Transport arteries define how efficiently goods and people move in major cities.
Rail was critical to the growth of great cities like Melbourne, but fixed tracks can only offer service for hub and spoke travel patterns.
Roads offer greater transport flexibility and now play the key role in cities as job and income providers.
Melbourne is one of a few world cities where public transport's share of journey-to-work travel to the central business district has increased in recent years.
Public transport now accounts for half of CBD work trips, but for all Melbourne's travel public transport accounts for only 15 per cent of work trips and even less for total trips.
Fixed rail systems cannot service the increased diversity of trip destinations and origins.
Even handling increases in demand on existing routes will require major new capital investment.
This aggravates government transport problems. Not only are trains intrinsically and increasingly less able to service demand, but passengers refuse to pay the full costs of public transport.
Typically, passengers pay less than one third of Melbourne's rail and tram system budgets, and about 40 per cent for bus travel.
As public transport users form powerful lobbies to prevent price rises, governments are reluctant to spend money.
By contrast, road vehicles pay their way in specific taxes and through tolls.
In the 1980s under the Cain/Kirner ALP government, unions in Victoria dictated transport planning. Unions were hostile to new motorways, which they saw as competition to rail and tram workers' jobs.
Union pressures were augmented by a growing strength of environmental protesters against the Eastern Freeway.
Government policy responded. ''No new freeways'' became the catchcry.
Arterials roads built were underfunded and often congested, prompting the South Eastern to be commonly referred to as the ''car park''.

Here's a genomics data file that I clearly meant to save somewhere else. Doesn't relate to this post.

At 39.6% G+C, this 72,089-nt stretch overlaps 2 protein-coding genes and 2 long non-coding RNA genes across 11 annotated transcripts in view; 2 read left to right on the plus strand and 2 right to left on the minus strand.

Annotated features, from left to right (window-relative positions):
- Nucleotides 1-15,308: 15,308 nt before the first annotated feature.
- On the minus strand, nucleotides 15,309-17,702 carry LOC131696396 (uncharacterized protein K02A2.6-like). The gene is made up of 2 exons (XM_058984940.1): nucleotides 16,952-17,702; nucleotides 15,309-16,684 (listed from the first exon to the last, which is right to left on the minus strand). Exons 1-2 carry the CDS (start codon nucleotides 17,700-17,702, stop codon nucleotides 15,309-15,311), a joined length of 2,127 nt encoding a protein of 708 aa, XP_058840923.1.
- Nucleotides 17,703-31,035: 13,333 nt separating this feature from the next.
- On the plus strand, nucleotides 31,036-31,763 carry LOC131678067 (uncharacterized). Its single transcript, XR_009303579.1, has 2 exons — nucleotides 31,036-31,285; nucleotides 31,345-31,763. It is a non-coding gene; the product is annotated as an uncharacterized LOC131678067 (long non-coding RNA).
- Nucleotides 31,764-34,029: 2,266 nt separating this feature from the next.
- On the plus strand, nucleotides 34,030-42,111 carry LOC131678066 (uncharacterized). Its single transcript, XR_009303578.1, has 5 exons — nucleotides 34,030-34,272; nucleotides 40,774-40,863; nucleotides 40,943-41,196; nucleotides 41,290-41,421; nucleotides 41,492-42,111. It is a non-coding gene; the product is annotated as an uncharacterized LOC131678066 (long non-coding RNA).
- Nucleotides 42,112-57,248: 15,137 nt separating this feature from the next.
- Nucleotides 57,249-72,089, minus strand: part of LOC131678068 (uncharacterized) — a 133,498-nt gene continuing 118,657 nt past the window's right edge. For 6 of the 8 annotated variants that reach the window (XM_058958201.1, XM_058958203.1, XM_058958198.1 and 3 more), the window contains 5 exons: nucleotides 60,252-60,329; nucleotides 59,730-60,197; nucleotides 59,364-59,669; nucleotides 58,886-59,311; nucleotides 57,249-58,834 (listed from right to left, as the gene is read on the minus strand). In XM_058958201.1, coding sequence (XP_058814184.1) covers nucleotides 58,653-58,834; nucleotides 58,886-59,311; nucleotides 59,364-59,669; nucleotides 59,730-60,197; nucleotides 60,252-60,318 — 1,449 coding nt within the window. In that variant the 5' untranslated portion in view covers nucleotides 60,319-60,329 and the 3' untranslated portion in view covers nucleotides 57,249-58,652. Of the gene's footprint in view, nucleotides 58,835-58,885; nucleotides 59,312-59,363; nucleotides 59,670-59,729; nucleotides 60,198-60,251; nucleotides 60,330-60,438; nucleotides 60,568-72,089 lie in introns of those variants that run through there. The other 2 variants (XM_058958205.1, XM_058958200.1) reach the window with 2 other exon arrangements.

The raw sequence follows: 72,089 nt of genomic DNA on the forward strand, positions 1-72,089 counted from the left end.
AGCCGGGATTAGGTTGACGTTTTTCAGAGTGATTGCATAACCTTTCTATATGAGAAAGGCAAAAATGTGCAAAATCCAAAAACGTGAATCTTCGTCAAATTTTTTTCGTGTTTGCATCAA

This changed during the 1990s, under the Kennett government, which pushed modern roads including the Tullamarine and M80.
Green groups have, however, become increasingly powerful in opposing infrastructure developments.
The Bracks/Brumby ALP governments 1999-2010 became progressively more vulnerable to these pressures and we saw decreased road spending and increased congestion.
Eventually, the Brumby government tasked Sir Rod Eddington to advise on future development.
The Eddington report proposed, at a cost of $9 billion apiece, the completion of the Eastern Freeway and an underground rail link.
In addition, new bus services and new bicycle tracks were offered to placate the opponents of cars and trucks.
Premier Brumby grasped the plan.
He recognised that road development is essentially motorist-funded and increased journey times threatened Melbourne's efficiency, while major rail spending could be deferred.
But Labor lost office.
The Coalition's initial priority was on reining in budget blowouts.
Road planning was largely confined to ridiculous ''flora and fauna'' reports for an east-west link that cuts through the centre of the city!
Now roads are back on the agenda, but the ALP in Opposition, mindful of Green rivals, has reneged on its former support for completing the Eastern Freeway.
For its part, the Government has declined to publish the costs, possibly because they have blown out from the previous $9 billion tag.
Melbourne needs road upgrades but will face noisy political fights with every proposal.